Kremlin critic Vladimir Kara-Murza detained in Moscow: NPR


Russian activist Vladimir Kara-Murza is attending a conference of Russia’s leading rights group Memorial in Moscow in October.

Alexander Nemenov / AFP via Getty Images


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Alexander Nemenov / AFP via Getty Images


Russian activist Vladimir Kara-Murza is attending a conference of Russia’s leading rights group Memorial in Moscow in October.

Alexander Nemenov / AFP via Getty Images

Western officials are urging Russian authorities to release a prominent opposition activist and critic of the invasion of Ukraine after reports of his arrest surfaced on Monday. The activist, Vladimir Kara-Murza, has since been sentenced to 15 days in prison on charges of violating a police order.

Police detained Kara-Murza on the street near his home in Moscow, according to the Helsinki Commission, a US government agency focusing on security and human rights. His lawyer told the independent news media Sota that he had been detained, and activist Ilya Yashin also confirmed the news of Kara-Murza’s arrest on Twitter.

Kara-Murza’s lawyer, Vadim Prokhorov, said his client was arrested on charges of violating police orders and risking up to 15 days in jail or a small fine. The Guardian reports.

Foreign Minister Antony Blinken tweeted Monday that the United States is “uneasy” about Kara-Murza’s detention.

“We are closely monitoring this situation and urge his immediate release,” he added.

His lawyer promises to appeal the verdict

The Khamovniki district court in Moscow sentenced Kara-Murza to 15 days in prison at a court hearing on Tuesday, according to Prokhorov.

Prokhorov wrote on Facebook that police say Kara-Murza “behaved erratically after seeing police officers, changed the course of his movement, increased his pace and responded to the demand to stop by trying to escape,” according to an English translation. .

He denies the allegation, saying instead that police were waiting for Kara-Murza at the entrance to his home and detained him as soon as he got out of his car.

Prokhorov promised to appeal the verdict.

Both it Free Russia Foundation and the Helsinki Commission claim that the authorities denied Kara-Murza access to legal advice – in violation of his rights – while he was detained at a Moscow police station prior to his hearing. They are among those demanding his immediate release.

“Vladimir is not a criminal, but a true patriot motivated by the potential of a democratic future for Russia and freedom for its people. He must have access to his lawyer and should be released immediately,” the joint statement from the Helsinki Commission chairman said. Late. Ben Cardin, Co-Chairman Rep. Steve Cohen and ranking members Sen. Roger Wicker and Rep. Joe Wilson.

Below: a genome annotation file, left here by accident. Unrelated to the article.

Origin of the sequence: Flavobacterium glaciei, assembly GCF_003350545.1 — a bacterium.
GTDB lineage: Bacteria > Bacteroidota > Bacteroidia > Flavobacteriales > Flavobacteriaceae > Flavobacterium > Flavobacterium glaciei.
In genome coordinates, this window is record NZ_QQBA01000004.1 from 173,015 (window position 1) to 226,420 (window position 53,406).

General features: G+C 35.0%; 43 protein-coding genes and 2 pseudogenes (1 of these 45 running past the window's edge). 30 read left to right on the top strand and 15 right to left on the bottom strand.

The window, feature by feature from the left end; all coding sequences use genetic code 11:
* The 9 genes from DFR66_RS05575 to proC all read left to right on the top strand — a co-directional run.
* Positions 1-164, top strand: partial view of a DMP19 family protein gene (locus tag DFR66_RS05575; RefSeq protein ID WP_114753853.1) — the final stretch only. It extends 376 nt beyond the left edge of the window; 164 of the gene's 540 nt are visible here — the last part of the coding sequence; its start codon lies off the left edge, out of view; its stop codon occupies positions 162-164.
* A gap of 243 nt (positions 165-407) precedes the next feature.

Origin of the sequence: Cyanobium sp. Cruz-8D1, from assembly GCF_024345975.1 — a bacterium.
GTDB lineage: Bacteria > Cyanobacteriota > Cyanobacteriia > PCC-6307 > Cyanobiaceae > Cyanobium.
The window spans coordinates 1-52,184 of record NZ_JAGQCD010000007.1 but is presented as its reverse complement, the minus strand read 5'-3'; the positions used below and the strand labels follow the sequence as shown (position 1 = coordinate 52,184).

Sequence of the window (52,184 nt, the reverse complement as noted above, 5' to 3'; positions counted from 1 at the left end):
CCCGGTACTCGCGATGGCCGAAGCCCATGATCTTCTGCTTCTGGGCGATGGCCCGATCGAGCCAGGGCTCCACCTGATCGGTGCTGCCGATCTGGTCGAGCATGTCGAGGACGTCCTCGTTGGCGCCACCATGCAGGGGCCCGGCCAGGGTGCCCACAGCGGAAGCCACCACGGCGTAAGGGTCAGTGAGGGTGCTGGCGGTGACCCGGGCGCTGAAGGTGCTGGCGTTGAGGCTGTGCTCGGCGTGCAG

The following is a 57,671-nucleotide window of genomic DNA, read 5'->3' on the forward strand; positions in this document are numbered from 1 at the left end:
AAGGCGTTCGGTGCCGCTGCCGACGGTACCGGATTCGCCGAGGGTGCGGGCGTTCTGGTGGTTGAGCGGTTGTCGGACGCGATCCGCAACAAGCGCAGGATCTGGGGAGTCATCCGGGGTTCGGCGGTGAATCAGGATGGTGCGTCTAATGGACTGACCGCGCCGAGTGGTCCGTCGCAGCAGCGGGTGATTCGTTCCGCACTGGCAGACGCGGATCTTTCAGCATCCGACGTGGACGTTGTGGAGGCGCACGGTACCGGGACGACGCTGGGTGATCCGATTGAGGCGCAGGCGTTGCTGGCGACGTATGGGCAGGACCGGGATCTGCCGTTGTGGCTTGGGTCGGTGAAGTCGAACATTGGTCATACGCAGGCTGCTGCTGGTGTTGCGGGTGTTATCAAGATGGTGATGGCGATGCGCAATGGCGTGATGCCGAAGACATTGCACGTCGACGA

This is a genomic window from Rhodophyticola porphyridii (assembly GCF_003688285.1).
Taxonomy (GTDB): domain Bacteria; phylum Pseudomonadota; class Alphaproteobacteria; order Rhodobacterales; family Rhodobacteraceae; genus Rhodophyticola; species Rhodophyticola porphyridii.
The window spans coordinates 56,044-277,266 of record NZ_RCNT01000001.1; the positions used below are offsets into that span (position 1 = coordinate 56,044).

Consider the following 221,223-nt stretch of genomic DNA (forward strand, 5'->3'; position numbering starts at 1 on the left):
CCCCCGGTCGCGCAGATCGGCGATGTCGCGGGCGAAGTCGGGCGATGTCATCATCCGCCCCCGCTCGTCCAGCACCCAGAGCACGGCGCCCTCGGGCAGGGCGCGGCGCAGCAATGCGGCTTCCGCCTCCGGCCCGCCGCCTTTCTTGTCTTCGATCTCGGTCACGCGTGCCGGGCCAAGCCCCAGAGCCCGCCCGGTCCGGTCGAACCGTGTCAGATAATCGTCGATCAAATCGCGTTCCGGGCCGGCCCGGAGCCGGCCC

The longtime Kremlin critic has spoken out against censorship and the war

Kara-Murza is a vocal critic of the Kremlin, which had leadership roles in Open Russia and the Free Russia Foundation, organizations that the Russian government has considered “undesirable.”

Kara-Murza also hosts a weekly program on the since closed Echo of Moscow radio station and writes columns for Washington Post.

In particular, he became seriously ill in Moscow in 2015 and 2017 in case of suspicion of poisoning, which he blames the Russian authorities.

“Given the sophisticated type of poison, I think it’s people who have been or are associated with the Russian special services,” he told NPR in 2017.

Kara-Murza was also close friends with Boris Nemtsov – a former Russian deputy prime minister who became vocal Kremlin critic who was shot in Moscow in 2015 – and the late US Senator John McCain, at whose funeral he served as pallet bearer.

Kara-Murza has spoken out against Russia’s war in Ukraine in recent weeks. He testified at a hearing in the Helsinki Commission on March 29, describing in his introductory remarks what he called two parallel wars launched by Russian President Vladimir Putin the previous month.

“One that continues to this day was his unprovoked and illegal aggression against Ukraine,” he said. “The second that ended effectively and quickly was his blitzkrieg against what was left of independent media in Russia.”

As Kara-Murza noted, Russians who speak out against the war – and even use that term to describe it – could risk up to 15 years in prison under a restrictive new law that has prompted the deportation of independent journalists and foreign media from the country. fear of prosecution.

Kara-Murza has continued to do interviews with Western businesses and talked to CNN for only a few hours before his arrest. In that conversation, he referred to the Russian government as “a regime of murderers” and explained why he stayed in Moscow despite the risks.

“Look, I’m a Russian politician – I have to be in Russia, this is my home country,” he said. “I think the biggest gift … those of us who are in opposition to Putin’s regime could give to the Kremlin would just be to give up and run. And that’s all they want from us. “

This story originally appeared in Morning edition live blog.

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